Explained | Journey of 17th Lok Sabha

Lok Sabha
The total work productivity of the 17th Lok Sabha has been around 97 per cent which is the highest among the last five Lok Sabhas. Photo: AFP

The 17th Lok Sabha was adjourned sine die on February 10 bringing the curtains down on the House that witnessed several landmark decisions in the past five years.

In his valedictory address, Speaker Om Birla said the 17th Lok Sabha had a total of 274 sittings which lasted for 1,354 hours.

The total work productivity of the 17th Lok Sabha has been around 97 per cent which is the highest among the last five Lok Sabhas, the Speaker said.

The tenure of the present Lower House is scheduled to end on June 16, before which elections are likely to be held in April-May.

Some quick facts on 17th Lok Sabha:

• In the 2019 Lok Sabha elections, the BJP got an absolute majority, bagging 303 seats, surpassing its 2014 performance when it won 282 seats.

• Narendra Modi was sworn-in as India’s Prime Minister on May 30, 2019, marking the start of his second term in office.

• After Jawaharlal Nehru and Indira Gandhi, Modi is the third Prime Minister — and the first non-Congress one — who has been able to retain power for a second term with full majority in the Lok Sabha.

• The first session of the 17th Lok Sabha was held on June 17, 2019.

• Om Birla, a two-time BJP MP from Rajasthan, was elected Lok Sabha Speaker on June 19, 2019.

• The 17th Lok Sabha passed 222 Bills. During this period 202 bills were introduced and 11 bills were withdrawn by the government.

• On September 19, 2023, the Parliament moved into a new complex. It was a historic switch over from the iconic circular building to the lion-capitol-topped triangular edifice on Central Vista as the home of India’s democracy. The Lok Sabha and the Rajya Sabha met for the first time in the new home on the second day of the five-day special session. The old Parliament building is now known as ‘Samvidhan Sadan’.

• During the 17th Lok Sabha, 4,663 starred questions were listed, out of which 1,116 questions were answered orally. In the same period, 55,889 unstarred questions were also asked which received written answers in the House. All the listed starred questions were answered orally on two occasions during this Lok Sabha.

• A Starred Question is one to which a member desires an oral answer from the minister in the House and is required to be distinguished by him/her with an asterisk. The answer to such a question may be followed by supplementary questions by members.

• An Unstarred Question is not called for oral answer in the House and the written answer to such a question is deemed to have been laid on the Table.

• As many as 729 Private Members’ Bills were introduced in this Lok Sabha. 

• During the 17th Lok Sabha, 26,750 papers were laid by Ministers.

• Parliamentary Standing Committees presented a total of 691 reports and more than 69 per cent of Committee recommendations were accepted by the government.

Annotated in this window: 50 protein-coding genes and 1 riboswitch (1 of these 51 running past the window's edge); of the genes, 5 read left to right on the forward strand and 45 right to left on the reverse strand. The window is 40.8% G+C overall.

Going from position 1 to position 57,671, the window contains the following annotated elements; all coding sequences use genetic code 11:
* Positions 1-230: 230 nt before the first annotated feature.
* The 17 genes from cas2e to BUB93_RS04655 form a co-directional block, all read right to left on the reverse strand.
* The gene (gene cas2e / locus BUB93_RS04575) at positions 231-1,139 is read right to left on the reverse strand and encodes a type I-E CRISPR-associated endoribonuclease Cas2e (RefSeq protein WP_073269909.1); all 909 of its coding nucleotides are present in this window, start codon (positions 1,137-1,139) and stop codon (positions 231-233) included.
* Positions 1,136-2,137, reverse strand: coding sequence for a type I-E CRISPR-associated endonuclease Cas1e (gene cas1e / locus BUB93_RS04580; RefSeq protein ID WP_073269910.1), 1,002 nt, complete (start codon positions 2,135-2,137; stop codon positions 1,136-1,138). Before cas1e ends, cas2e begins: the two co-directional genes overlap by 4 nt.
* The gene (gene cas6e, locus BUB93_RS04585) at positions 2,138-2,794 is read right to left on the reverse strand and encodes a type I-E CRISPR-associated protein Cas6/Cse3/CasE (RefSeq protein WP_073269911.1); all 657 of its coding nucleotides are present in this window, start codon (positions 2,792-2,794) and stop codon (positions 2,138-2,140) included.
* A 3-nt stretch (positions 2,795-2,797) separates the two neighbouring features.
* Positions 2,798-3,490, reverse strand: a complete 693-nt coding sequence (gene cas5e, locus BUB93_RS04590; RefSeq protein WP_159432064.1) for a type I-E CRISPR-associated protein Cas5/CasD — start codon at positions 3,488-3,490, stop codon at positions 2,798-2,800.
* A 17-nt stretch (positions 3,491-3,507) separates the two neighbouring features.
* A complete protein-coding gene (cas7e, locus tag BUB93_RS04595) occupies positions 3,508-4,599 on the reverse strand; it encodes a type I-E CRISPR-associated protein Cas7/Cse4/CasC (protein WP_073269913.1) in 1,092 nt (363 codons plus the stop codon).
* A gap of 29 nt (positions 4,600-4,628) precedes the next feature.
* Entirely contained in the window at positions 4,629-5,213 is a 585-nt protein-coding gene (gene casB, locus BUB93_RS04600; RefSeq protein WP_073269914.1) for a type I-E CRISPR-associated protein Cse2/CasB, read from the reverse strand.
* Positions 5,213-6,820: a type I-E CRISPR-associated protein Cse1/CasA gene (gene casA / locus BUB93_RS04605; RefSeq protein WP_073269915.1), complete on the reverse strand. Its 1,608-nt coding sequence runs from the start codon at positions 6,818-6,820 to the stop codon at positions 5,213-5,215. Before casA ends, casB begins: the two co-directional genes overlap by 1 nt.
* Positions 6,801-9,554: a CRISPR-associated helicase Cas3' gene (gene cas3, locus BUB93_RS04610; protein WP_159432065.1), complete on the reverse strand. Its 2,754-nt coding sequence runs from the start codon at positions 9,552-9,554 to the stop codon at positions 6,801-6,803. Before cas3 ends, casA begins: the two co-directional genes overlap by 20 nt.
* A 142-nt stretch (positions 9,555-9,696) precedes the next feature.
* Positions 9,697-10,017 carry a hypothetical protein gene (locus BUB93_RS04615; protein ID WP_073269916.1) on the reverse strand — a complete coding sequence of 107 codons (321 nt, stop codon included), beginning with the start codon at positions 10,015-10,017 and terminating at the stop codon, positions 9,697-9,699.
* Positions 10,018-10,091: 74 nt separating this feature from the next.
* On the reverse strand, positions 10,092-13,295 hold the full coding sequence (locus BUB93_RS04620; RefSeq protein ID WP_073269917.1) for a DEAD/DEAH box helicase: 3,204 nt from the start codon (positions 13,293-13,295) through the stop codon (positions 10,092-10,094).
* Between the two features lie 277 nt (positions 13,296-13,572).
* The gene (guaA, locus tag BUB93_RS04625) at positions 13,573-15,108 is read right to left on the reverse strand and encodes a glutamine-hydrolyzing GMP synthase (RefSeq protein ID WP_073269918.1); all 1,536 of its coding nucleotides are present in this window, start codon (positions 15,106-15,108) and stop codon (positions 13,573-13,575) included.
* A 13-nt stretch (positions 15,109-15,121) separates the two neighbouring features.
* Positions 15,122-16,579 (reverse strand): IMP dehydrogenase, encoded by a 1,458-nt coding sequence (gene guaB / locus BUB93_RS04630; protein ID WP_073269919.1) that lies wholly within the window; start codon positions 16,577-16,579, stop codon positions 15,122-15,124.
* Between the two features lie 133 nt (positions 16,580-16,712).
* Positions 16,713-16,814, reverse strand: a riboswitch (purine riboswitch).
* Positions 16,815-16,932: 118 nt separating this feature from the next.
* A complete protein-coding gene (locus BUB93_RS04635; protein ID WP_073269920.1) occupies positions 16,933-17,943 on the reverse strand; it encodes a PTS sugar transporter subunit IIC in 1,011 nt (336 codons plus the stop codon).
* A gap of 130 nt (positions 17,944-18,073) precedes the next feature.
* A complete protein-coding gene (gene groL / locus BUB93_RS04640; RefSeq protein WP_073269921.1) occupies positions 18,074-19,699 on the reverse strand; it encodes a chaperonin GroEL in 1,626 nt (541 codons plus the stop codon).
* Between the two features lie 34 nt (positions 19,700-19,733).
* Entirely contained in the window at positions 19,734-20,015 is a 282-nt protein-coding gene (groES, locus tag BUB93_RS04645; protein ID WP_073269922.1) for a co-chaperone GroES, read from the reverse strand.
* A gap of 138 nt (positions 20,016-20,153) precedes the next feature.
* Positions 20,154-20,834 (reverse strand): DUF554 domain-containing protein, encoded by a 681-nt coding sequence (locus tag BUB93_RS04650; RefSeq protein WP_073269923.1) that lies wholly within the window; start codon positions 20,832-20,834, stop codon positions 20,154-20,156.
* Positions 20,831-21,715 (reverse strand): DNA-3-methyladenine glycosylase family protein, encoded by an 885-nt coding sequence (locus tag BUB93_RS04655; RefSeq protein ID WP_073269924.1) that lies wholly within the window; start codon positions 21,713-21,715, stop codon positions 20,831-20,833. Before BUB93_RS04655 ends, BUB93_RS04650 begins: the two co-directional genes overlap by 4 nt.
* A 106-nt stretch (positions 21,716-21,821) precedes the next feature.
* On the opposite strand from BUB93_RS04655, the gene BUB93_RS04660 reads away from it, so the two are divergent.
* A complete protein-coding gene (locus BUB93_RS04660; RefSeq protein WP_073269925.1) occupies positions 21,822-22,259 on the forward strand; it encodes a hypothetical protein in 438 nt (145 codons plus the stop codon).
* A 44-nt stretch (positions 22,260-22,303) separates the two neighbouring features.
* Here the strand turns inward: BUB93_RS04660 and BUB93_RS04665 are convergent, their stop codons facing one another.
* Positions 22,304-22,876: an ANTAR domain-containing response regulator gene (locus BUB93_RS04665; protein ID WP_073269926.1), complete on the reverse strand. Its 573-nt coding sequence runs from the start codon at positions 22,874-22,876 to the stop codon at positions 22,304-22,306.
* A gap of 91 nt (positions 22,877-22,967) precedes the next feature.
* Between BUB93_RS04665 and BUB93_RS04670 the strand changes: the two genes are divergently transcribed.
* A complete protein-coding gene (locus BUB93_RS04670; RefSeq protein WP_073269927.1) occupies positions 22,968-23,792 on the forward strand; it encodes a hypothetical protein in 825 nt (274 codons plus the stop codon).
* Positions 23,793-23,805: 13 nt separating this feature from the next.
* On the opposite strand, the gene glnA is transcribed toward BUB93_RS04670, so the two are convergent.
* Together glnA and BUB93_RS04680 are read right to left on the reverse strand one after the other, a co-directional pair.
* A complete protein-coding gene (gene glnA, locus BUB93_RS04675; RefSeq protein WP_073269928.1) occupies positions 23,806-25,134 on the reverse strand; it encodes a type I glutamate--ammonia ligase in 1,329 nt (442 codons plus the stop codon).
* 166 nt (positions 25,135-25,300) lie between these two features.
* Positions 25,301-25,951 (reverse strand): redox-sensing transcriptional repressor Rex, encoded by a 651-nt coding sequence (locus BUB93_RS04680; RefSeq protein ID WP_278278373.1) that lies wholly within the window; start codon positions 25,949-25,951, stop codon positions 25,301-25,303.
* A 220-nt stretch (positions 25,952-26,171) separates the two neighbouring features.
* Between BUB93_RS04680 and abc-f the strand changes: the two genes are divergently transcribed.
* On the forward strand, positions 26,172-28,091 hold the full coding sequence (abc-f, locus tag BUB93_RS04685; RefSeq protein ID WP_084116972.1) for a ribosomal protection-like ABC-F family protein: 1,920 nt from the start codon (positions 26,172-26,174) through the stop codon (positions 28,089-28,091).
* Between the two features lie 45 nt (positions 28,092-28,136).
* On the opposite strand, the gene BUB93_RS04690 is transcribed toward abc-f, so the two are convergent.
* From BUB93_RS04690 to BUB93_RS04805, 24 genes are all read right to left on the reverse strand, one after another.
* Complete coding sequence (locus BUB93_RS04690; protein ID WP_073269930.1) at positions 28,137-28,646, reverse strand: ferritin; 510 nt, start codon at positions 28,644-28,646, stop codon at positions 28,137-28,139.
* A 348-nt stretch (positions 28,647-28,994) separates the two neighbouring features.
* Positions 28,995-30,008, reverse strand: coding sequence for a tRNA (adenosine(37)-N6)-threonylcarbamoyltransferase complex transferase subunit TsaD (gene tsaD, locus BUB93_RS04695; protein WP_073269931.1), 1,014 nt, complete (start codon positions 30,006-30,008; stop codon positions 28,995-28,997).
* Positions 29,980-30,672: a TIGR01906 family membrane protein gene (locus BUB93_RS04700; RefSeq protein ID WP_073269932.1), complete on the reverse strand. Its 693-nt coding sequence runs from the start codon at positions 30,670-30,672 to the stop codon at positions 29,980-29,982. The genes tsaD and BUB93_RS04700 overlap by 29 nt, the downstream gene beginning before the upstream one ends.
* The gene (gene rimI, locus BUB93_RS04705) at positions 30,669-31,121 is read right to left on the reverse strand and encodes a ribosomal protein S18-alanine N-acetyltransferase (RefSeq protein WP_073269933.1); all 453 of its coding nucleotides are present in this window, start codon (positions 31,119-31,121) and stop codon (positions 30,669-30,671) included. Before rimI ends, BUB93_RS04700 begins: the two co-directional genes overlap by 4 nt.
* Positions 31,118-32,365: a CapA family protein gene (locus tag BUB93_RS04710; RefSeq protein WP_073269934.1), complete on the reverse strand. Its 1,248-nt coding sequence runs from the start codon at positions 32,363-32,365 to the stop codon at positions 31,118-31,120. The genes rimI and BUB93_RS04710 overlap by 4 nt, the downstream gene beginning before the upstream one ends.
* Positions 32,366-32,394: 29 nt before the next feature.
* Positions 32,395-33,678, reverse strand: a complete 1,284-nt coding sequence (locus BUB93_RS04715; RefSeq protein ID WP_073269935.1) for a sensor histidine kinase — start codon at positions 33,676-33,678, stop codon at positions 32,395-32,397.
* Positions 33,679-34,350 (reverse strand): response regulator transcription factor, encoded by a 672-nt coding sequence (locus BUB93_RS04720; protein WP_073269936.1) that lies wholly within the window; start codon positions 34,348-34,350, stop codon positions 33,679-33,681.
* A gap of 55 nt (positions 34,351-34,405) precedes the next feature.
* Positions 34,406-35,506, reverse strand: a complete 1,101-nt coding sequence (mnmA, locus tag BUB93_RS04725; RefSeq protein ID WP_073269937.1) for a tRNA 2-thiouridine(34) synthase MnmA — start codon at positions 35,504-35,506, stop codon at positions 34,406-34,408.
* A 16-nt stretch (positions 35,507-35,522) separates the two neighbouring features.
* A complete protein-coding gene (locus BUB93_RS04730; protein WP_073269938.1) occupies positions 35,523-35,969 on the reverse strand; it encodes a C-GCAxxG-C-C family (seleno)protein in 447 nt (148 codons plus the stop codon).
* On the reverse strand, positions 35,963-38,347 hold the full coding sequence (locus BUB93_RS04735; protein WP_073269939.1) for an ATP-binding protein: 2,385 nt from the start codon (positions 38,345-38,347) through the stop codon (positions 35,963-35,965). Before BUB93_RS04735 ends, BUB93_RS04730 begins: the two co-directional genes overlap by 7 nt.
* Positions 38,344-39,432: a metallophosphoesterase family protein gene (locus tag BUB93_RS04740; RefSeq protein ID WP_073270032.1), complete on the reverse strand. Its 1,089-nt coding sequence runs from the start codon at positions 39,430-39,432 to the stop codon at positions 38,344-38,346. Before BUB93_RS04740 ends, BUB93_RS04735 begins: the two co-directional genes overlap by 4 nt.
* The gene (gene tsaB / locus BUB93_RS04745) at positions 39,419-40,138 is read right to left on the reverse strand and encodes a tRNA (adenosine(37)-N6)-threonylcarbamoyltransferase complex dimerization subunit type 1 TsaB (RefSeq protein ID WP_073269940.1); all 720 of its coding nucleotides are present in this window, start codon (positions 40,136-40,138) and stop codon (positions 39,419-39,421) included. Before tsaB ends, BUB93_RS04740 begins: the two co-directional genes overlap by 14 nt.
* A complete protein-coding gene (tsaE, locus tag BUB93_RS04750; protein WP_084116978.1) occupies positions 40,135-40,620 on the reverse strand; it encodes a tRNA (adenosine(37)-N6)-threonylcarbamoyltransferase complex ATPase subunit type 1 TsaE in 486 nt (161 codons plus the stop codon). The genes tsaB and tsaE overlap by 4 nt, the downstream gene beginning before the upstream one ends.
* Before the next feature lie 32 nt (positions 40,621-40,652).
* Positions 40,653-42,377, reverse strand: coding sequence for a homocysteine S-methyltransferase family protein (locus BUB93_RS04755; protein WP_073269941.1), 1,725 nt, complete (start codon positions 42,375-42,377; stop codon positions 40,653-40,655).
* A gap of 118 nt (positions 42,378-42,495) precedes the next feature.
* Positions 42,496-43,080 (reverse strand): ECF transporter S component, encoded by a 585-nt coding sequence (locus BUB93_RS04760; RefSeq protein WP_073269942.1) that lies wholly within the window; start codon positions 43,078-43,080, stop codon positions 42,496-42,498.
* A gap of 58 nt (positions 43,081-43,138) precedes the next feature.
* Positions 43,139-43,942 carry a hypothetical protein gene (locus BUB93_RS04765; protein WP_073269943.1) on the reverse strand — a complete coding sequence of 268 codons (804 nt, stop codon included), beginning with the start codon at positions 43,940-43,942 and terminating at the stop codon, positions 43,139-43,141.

• Maximum use of digital technology is being made in parliamentary work while realising the vision of paperless office in 17th Lok Sabha. Presently more than 97 percent of question notices are being given through electronic medium.

• On December 13, 2023, in a major security breach coinciding with the anniversary of the Parliament attack, two persons jumped into the Lok Sabha chamber from the public gallery during Zero Hour, released yellow smoke from canisters and shouted slogans.

Key Bills passed by the 17th Lok Sabha:

• In July 2019, the Parliament cleared a Bill that made instant triple talaq a criminal offence with provisions of jail term up to three years.

• In August 2019, the Parliament repealed Article 370 and passed the Jammu & Kashmir Reorganisation Bill that led to bifurcation of J&K into two Union Territories — Ladakh and Jammu & Kashmir.

• In December 2019, the Parliament passed the Citizenship (Amendment) Bill, 2019. According to the provisions of the Bill, non-Muslim migrants from Afghanistan, Pakistan and Bangladesh who came to India till 2014 will get Indian citizenship.

• In September 2020, the three laws were passed which were projected by the Centre as major reforms in the agriculture sector that will remove middlemen and allow farmers to sell their produce anywhere in the country. However, in November 2021, the Parliament passed a Bill to repeal the three contentious agricultural laws following protests by farmers for over a year.

• In December 2023, the Parliament approved three new laws — the Bharatiya Nyaya Sanhita, the Bharatiya Nagarik Suraksha Sanhita and the Bharatiya Sakshya Act — to replace the colonial era Indian Penal Code, the Code of Criminal Procedure and the Indian Evidence Act of 1872.

• In September 2023, the Parliament passed the ‘Nari Shakti Vandan Adhiniyam’ to provide 33 per cent reservation to women in the Lok Sabha and state Assemblies. It is officially known as the Constitution (106th Amendment) Act.

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